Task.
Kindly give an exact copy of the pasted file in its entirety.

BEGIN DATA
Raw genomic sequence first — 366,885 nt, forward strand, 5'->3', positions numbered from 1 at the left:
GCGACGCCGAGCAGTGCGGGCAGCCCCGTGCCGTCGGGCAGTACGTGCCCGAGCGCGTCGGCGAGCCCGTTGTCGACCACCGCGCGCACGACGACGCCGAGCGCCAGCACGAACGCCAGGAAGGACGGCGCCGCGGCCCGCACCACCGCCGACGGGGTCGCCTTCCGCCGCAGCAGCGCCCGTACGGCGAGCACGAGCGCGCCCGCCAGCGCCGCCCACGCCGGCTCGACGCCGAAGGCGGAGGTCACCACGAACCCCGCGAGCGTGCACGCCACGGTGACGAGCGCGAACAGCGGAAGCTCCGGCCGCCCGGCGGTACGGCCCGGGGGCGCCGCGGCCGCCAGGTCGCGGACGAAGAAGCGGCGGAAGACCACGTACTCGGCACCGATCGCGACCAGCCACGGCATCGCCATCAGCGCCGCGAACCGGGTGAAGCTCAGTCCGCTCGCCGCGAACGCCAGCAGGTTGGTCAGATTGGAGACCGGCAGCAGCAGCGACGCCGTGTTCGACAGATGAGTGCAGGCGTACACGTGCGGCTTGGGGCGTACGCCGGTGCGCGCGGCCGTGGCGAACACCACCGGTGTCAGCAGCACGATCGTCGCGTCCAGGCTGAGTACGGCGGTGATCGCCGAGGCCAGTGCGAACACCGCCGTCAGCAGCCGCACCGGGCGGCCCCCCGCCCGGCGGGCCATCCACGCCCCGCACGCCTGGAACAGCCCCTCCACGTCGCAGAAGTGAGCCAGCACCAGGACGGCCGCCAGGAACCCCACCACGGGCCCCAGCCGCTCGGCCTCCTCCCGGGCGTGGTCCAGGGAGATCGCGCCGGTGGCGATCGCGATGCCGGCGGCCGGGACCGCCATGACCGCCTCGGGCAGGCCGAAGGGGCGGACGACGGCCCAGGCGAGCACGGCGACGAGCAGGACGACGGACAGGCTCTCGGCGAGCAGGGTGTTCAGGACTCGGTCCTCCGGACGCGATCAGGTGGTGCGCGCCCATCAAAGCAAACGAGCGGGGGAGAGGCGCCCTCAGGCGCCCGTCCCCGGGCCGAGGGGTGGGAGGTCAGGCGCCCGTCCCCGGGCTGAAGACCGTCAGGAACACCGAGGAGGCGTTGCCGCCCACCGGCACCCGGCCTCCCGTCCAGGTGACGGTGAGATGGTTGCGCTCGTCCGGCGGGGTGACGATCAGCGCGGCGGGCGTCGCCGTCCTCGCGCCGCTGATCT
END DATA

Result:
Raw genomic sequence first — 366,885 nt, forward strand, 5'->3', positions numbered from 1 at the left:
GCGACGCCGAGCAGTGCGGGCAGCCCCGTGCCGTCGGGCAGTACGTGCCCGAGCGCGTCGGCGAGCCCGTTGTCGACCACCGCGCGCACGACGACGCCGAGCGCCAGCACGAACGCCAGGAAGGACGGCGCCGCGGCCCGCACCACCGCCGACGGGGTCGCCTTCCGCCGCAGCAGCGCCCGTACGGCGAGCACGAGCGCGCCCGCCAGCGCCGCCCACGCCGGCTCGACGCCGAAGGCGGAGGTCACCACGAACCCCGCGAGCGTGCACGCCACGGTGACGAGCGCGAACAGCGGAAGCTCCGGCCGCCCGGCGGTACGGCCCGGGGGCGCCGCGGCCGCCAGGTCGCGGACGAAGAAGCGGCGGAAGACCACGTACTCGGCACCGATCGCGACCAGCCACGGCATCGCCATCAGCGCCGCGAACCGGGTGAAGCTCAGTCCGCTCGCCGCGAACGCCAGCAGGTTGGTCAGATTGGAGACCGGCAGCAGCAGCGACGCCGTGTTCGACAGATGAGTGCAGGCGTACACGTGCGGCTTGGGGCGTACGCCGGTGCGCGCGGCCGTGGCGAACACCACCGGTGTCAGCAGCACGATCGTCGCGTCCAGGCTGAGTACGGCGGTGATCGCCGAGGCCAGTGCGAACACCGCCGTCAGCAGCCGCACCGGGCGGCCCCCCGCCCGGCGGGCCATCCACGCCCCGCACGCCTGGAACAGCCCCTCCACGTCGCAGAAGTGAGCCAGCACCAGGACGGCCGCCAGGAACCCCACCACGGGCCCCAGCCGCTCGGCCTCCTCCCGGGCGTGGTCCAGGGAGATCGCGCCGGTGGCGATCGCGATGCCGGCGGCCGGGACCGCCATGACCGCCTCGGGCAGGCCGAAGGGGCGGACGACGGCCCAGGCGAGCACGGCGACGAGCAGGACGACGGACAGGCTCTCGGCGAGCAGGGTGTTCAGGACTCGGTCCTCCGGACGCGATCAGGTGGTGCGCGCCCATCAAAGCAAACGAGCGGGGGAGAGGCGCCCTCAGGCGCCCGTCCCCGGGCCGAGGGGTGGGAGGTCAGGCGCCCGTCCCCGGGCTGAAGACCGTCAGGAACACCGAGGAGGCGTTGCCGCCCACCGGCACCCGGCCTCCCGTCCAGGTGACGGTGAGATGGTTGCGCTCGTCCGGCGGGGTGACGATCAGCGCGGCGGGCGTCGCCGTCCTCGCGCCGCTGATCT